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Different plans and policies serve growing business cell phone use

Everyone wonders how they managed without them. But as businesses rely more and more on the use of cell phones, policies and plans must be put in place and reviewed as needs change.

“We review our policy often,” said Clyde Hubbard, executive vice president of operations for BancorpSouth Bank. “We have contracts with a few vendors because we operate in eight states and have various arrangements where we get the best coverage. We assess our needs and the technology coming down the pike.”

Personnel have different business needs too. There are approximately 400 company cell phones and 200 other telecommunication devices in use, and management monitors the monthly bills.

“We will continue to take advantage of new technologies and the latest security,” Hubbard said. “We want to make sure we have everything secure and password protected, plus have a way to clear information off if a phone is lost.”

At the Woodridge Group in Ridgeland, all four partners use cell phones and three use Blackberries. “These devices help us get more done in a day. I don’t know how we did it before,” said Danny Williams. “We have a general policy regarding their use, keeping in mind the integrity of the business.”
Because the company is small, the partners have different plans with each making his own decisions. They have, however, discussed consolidating with one carrier to take advantage of efficiencies.


The real estate industry seems custom made for cell phone usage to insure that no sales calls are missed. “Oh gosh, it’s indispensable,” said Mark Cumbest, owner of Cumbest Realty of Pascagoula and chairman of the Mississippi Real Estate Commission. “It’s extremely important. I don’t know how anyone in real estate operates without it.”

He was one of the first realtors on the Coast to get a cell phone and upgrades his plan periodically. Now he has a Blackberry too and finds he’s able to keep in better touch with customers. This year he may add an iPhone as the latest technology to make him more efficient.

“Before cell phones, I would come back from showing property and find a bunch of handwritten paper messages,” he said. “After dinner, I returned phone calls until it was too late to call people. With a cell phone I don’t have to do that.”

Jim Richmond, Cellular South’s director of communications said the carrier’s sales team recommends that businesses review their plans and features at least on a quarterly basis.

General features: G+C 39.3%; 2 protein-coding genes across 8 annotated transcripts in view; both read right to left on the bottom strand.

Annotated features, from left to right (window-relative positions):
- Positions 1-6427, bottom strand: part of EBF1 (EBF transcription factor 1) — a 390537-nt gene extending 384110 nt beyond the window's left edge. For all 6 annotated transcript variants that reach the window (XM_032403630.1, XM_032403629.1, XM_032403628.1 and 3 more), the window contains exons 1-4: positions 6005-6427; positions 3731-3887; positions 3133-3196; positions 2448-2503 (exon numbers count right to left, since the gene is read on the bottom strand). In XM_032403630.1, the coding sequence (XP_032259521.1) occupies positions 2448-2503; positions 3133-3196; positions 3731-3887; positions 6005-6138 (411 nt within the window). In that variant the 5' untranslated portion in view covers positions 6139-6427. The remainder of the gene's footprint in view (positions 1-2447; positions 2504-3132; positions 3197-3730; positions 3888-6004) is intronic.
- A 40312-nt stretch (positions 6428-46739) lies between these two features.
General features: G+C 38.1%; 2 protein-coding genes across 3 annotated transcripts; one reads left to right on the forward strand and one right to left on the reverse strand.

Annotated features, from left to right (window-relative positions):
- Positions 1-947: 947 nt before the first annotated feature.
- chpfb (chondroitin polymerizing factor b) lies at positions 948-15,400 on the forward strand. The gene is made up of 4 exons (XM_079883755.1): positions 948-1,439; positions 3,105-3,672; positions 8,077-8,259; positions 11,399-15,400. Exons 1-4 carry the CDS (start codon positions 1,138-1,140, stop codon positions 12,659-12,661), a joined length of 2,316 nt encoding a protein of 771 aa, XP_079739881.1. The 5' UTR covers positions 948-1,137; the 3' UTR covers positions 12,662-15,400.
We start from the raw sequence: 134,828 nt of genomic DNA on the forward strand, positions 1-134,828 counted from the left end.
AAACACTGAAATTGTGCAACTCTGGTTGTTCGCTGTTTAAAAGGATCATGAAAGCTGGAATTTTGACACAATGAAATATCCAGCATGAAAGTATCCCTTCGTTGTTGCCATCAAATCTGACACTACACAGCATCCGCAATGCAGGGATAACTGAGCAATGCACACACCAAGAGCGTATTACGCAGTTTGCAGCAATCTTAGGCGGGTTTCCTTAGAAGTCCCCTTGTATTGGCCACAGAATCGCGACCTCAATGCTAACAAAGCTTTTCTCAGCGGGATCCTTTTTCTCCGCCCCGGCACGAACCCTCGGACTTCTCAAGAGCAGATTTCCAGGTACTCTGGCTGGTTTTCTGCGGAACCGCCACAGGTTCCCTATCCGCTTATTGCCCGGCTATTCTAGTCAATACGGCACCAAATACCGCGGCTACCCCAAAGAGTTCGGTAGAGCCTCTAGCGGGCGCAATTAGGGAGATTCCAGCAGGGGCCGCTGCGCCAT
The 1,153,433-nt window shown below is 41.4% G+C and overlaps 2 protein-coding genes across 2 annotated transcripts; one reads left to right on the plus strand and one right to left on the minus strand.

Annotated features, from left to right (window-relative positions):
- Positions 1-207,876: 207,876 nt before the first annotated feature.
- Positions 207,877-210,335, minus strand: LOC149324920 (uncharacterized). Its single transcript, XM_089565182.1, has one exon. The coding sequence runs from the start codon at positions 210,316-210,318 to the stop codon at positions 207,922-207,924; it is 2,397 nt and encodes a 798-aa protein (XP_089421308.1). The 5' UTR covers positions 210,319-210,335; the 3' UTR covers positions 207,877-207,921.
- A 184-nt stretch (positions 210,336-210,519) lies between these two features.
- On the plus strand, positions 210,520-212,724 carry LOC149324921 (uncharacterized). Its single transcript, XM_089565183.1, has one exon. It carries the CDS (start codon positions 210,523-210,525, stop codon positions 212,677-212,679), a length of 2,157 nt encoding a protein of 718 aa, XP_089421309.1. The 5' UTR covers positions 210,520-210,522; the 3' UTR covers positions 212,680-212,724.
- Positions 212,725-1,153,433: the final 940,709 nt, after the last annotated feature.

“Several years back, businesses had a tough time managing their phone accounts. They had to keep up with items like the number of minutes they were using, who was going over their allotted number of minutes and who was making personal calls and running up their bill,” he said.

Now, his company’s strategy is to make wireless simple for customers. Toward that goal, Cellular South has an e-mail address for business users that goes to a team dedicated to supporting business customers.

“As we rolled out our innovative, unlimited plans, the need to track all of this information went away,” he affirmed. “With these plans it is very simple for a business to budget for wireless and keep within their budget. Businesses also need to utilize tools such as plan rate analysis and websites dedicated to assist them.”


Sue Sperry, spokeswoman for AT&T in Mississippi and Louisiana, says the company that acquired Cingular Wireless, is seeing businesses taking out cell phone plans in a huge way, all sizes of businesses.

“The trend is for seamless communication and it’s a lot more data driven,” she said. “Companies are looking for ways to keep people productive. Technology changes so fast, all businesses should look at their plans on a regular basis. They could be missing opportunities to save money and time.”

She cites a few of the latest communication gadgets – the Blackberry, a standard feature for many businesses; Blackjack II, very popular and compact; and the new Motorola Tilt, like a mini laptop keyboard.

“Doctors especially like the Motorola Tilt. It’s thicker than a regular cell phone because the mini keyboard slides out,” she said. “It fits in a pocket and is an all-in-one device. That’s where technology is going, and that’s what businesses are looking for.”

Richmond says Cellular South prides itself on being an innovative leader in mobile commerce and was the first to market several products, including OboPay and Pic Sender. They also conducted a successful consumer trial for Wireless Wallet, the first of its kind in the nation.

Contact MBJ contributing writer Lynn Lofton at llofton656@aol.com.


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